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Make gaining new skills fun by teaching a child cycling tips in 6 steps

Teaching a child to ride a bike isn't just a parental goal; it has gone national. Bikeability, the government's flagship cycle training programme, offers every child in England the chance to learn to ride a bike. With schools starting cycle- or walk-to-school schemes to promote greener thinking and net-zero emission targets, cycling is increasingly becoming a skill that also saves the planet. Teaching a child cycling tips equips them with an essential life skill. It is a milestone for them and an absolute joy for you. So, where do we begin?

6 tips to get your child cycling confidently

Riding without pedals

Interestingly, a bike with pedals won't cut it at the first go. Learning to balance and pedal can be too much for a young child. A balance bike with no pedals is the best starting option. It is a pedal-less bike with two wheels, powered by a child's running legs rather than pedals. Or, you can simply take the pedals off a normal bike.  Kids learn to balance on two wheels and ride independently. Balance bikes are more beneficial than stabilisers/training wheels. Stabilisers keep the bike in a rigid & upright position that prevents children from learning to lean, balance, and steer. A two-wheeler without pedals helps children learn to balance and steer while taking their feet off the ground at the same time.

Focus firmly on the path ahead

You want a traffic-free smooth flat tarmac to practice on. Choose paved roads, streets, basketball courts, or an empty tennis court. Although grass offers a softer landing, it doesn’t provide the momentum for coasting and gliding. Grass also makes pedaling more difficult. A gentle sloping gradient makes things much easier when kids start to get the hang of scooting.

Teach how to balance the bike

The most fundamental part of a child learning how to ride a bike is the balancing act. While some kids may instinctively master it, others need guidance. For this, you may want to replace the pedals or switch them to a bike with pedals. Sit your child on the bike as you stand in front of the bike, facing them. Squeeze the front wheel between your knees to steady the bike. Ask them to lift their feet off the ground and place them on the pedals. They should remain upright without wobbling.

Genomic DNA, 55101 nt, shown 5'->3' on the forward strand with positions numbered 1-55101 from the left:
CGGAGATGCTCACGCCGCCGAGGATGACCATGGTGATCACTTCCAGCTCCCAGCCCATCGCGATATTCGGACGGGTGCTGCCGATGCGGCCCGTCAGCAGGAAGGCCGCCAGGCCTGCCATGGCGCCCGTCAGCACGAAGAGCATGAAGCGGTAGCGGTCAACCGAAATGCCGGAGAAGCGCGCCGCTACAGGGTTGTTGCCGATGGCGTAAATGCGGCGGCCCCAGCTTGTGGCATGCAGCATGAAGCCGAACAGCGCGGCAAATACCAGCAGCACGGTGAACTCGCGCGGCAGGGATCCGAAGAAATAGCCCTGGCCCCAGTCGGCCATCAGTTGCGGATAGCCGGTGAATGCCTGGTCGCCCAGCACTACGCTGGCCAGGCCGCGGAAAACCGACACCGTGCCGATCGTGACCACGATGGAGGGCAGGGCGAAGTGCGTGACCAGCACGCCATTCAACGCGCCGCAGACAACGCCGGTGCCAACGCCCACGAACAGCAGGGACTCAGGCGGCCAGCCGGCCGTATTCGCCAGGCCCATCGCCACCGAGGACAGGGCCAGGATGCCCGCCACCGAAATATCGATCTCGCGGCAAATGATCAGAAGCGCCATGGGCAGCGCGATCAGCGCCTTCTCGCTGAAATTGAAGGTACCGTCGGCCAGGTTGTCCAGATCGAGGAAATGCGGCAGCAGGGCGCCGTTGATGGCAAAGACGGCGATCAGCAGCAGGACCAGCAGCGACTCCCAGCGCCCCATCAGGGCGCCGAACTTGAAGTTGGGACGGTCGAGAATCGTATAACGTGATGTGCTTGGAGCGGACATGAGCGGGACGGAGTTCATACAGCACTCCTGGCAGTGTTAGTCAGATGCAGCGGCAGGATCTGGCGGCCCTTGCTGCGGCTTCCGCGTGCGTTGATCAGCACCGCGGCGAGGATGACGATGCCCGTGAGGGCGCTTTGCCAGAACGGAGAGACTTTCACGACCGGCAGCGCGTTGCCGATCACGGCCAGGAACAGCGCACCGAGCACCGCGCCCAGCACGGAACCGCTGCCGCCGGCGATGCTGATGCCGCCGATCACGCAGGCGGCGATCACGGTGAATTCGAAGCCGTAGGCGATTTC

Ask them to let go of the handlebar to better balance without the need to lean forward. Some kids might not be ready for this, but it is a useful tactic. Give them the confidence to try. The bike will feel lighter to you when they are balancing it themselves. With their hands back on the handlebar, show them how to lean into a steer. Let them turn the handlebar. They will see that by leaning the other way, the bike will go one way, and they will go the other way. After they take note of the handlebar behaviour, let them scoot the bike several metres. Gently nudge them to go a little faster. A child is ready for pedals once they know how to balance.

Pedals-on riding

Let them stride and glide with pedals as footrests first. Sitting on the saddle, with one foot (usually the left) firmly on the ground, they should hook the right pedal up into the two o’clock position with the right foot whilst holding the brakes. This position puts the pedal in line with the down tube, which is where the bike's maximum forward momentum is. When they stop, it is where the rider’s feet should be as well. Hold on under their arms as they practice pushing off with the right pedal. Once they learn to push off and lift their left foot onto the left pedal without looking down, they are ready to pedal forwards. They will still need your support. Hold them gently under the arms or the middle section of the child's back.

Letting go

Once a child starts pedalling, they should also know how to squeeze the brakes to stop the bike. Remind them to look ahead & not down, keep a straight back, loosen shoulders, and relax. As they get the pedal, balance, steer & stop combination right unaided, you can go hands-off. They might need a nudge now and then to keep the bike moving a bit faster.

Practice without help

Once you teach a child to cycle on their own, they need regular practice to build their confidence in their new skill. It is customary for kids to have the odd tumble, but the important thing is they are not discouraged and start to love the newly won skill. 

Teaching a child how to ride a bike is equipping them with a skill essential to life. It is another leap towards their independence. Giving them a head start at an early age ensures they gain plenty from pedal power. Buy the latest innovations in electric kids' bikes in the UK from Mini Bikes Off Road.

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